Monday, January 7, 2013

They Never Came Home

The Never Came Home by Lois Duncan, November, 1990 (originally published in 1969). 183 pages. Published by  Bantam Doubleday Dell Books for Young Readers. Source: own.
Is it better to assume they're dead-or hope they're alive?
Joan's boyfriend and her brother are missing. Everyone assumes they're dead. Until the voice on the other end of the phone hints at terrible crimes. Could Joan's brother have been involved? Could he still be alive? 
First Sentence:
The boys had been gone for three days before the police were informed, and then Mr. Drayfus was apologetic.
I felt so lucky when I found a Lois Duncan book that I had never read and did not own. Almost excited enough for a little happy dance in store...almost.

Before y'all runaway from They Never Came Home because it was published a couple decades ago, I want y'all to hear why I thought it was such a great read and then maybe try it for yourself. Why? Because Lois Duncan is one of the best authors I have ever read!

What made this such an interesting read is that you know more than Joan, the main character, does. While she's left to deal her mother's nervous breakdown after hope of finding the boys alive is dashed and with her brother's business debt made this one book that was hard to put down. I really enjoyed the way Lois Duncan was able to a typical accident and spin a suspenseful mystery out of it. She is truly a master when it comes to taking an everyday story and making it unforgettable.

While I may have put two and two together when it came the mysterious business concerning a certain phone call Joan received about her brother, I still could not believe that I was right when it finally came out in the end. It was just a little shocking to me since it was a young adult book from the late sixties and that he was dealing in that just kind of boggled the mind.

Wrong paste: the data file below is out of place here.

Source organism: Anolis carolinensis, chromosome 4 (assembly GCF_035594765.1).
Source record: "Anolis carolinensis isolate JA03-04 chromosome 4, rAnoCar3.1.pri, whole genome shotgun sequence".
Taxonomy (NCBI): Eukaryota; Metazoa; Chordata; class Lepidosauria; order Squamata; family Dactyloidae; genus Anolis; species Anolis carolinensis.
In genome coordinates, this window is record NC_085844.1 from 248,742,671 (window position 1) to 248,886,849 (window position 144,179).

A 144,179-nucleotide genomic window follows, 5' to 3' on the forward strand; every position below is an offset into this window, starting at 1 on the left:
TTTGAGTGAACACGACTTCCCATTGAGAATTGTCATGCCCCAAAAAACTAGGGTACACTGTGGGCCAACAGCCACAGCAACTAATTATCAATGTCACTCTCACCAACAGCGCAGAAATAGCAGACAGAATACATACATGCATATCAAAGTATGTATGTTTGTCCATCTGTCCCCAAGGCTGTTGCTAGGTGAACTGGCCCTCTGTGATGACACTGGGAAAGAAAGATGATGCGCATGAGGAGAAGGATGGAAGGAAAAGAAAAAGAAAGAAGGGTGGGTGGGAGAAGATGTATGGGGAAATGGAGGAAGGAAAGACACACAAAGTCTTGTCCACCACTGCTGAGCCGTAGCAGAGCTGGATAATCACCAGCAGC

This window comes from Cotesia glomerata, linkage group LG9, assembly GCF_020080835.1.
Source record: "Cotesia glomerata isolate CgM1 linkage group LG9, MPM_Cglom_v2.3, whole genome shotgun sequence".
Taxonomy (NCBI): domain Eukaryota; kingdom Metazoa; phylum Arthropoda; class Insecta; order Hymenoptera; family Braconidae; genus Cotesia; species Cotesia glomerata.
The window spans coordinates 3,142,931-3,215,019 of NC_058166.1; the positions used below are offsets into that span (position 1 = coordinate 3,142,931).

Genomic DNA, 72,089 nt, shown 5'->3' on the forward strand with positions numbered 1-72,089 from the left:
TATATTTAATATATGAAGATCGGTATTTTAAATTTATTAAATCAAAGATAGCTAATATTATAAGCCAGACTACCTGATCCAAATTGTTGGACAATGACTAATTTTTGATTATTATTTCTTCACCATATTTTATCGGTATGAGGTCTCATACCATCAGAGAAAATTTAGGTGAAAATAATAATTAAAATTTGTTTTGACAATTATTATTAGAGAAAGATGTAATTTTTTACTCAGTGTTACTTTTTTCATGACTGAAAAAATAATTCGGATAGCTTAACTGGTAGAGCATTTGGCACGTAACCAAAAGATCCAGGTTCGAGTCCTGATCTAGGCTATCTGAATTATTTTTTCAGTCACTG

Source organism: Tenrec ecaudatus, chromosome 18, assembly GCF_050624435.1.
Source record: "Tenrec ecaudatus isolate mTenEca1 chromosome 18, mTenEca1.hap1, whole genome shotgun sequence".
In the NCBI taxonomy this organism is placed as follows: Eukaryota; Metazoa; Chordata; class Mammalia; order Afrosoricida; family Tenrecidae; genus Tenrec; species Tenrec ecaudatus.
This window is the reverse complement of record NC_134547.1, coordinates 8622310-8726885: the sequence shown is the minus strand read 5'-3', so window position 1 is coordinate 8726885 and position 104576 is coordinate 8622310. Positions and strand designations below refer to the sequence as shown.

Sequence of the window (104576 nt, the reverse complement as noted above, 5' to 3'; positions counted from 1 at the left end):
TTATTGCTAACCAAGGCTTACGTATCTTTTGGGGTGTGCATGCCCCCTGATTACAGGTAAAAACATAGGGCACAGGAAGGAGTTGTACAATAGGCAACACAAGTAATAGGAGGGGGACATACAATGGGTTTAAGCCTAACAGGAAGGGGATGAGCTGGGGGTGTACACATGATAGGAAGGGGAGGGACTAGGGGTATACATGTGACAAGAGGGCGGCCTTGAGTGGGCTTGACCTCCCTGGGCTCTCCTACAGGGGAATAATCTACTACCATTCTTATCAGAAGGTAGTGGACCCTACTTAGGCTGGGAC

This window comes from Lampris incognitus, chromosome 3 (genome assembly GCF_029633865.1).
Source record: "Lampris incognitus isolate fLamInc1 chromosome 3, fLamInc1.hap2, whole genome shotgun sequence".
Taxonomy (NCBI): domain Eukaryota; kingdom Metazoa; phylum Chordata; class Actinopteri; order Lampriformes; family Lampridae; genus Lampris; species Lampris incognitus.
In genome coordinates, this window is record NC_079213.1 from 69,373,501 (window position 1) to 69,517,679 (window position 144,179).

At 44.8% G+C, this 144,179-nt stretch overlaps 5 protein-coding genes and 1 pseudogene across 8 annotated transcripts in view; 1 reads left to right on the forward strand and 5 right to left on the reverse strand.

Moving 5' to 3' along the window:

What I enjoyed most while reading They Never Came Home was that the writing was excellent, as I've come to expect from a Lois Duncan book, and that the story in itself was thrilling. I loved that as you read the first few chapters you got to see how much the loss of the two boys affected their families and community. The way Dan and Larry's disappearance affected the everyone made for interesting reading because you got to see what everyone thought about them, and even got to see the different perspectives on what both families thought of the other family's son.

Okay, while I really enjoyed reading Lois Duncan's They Never Came Home I admit that what I did not like was that you could tell, sometimes more than others, that it was written in the late sixties. While some of the lingo was definitely kind of funny, it was odd to be reading a book were you could tell that it was written quite some time ago. So, while the time period may have been a little hard to get used to I really enjoyed the writing and plot of this one.

Final Verdict: They Never Came Home complex and rich in both the writing and plot.

They Never Came Home earns 4 out of 5 pineapples.


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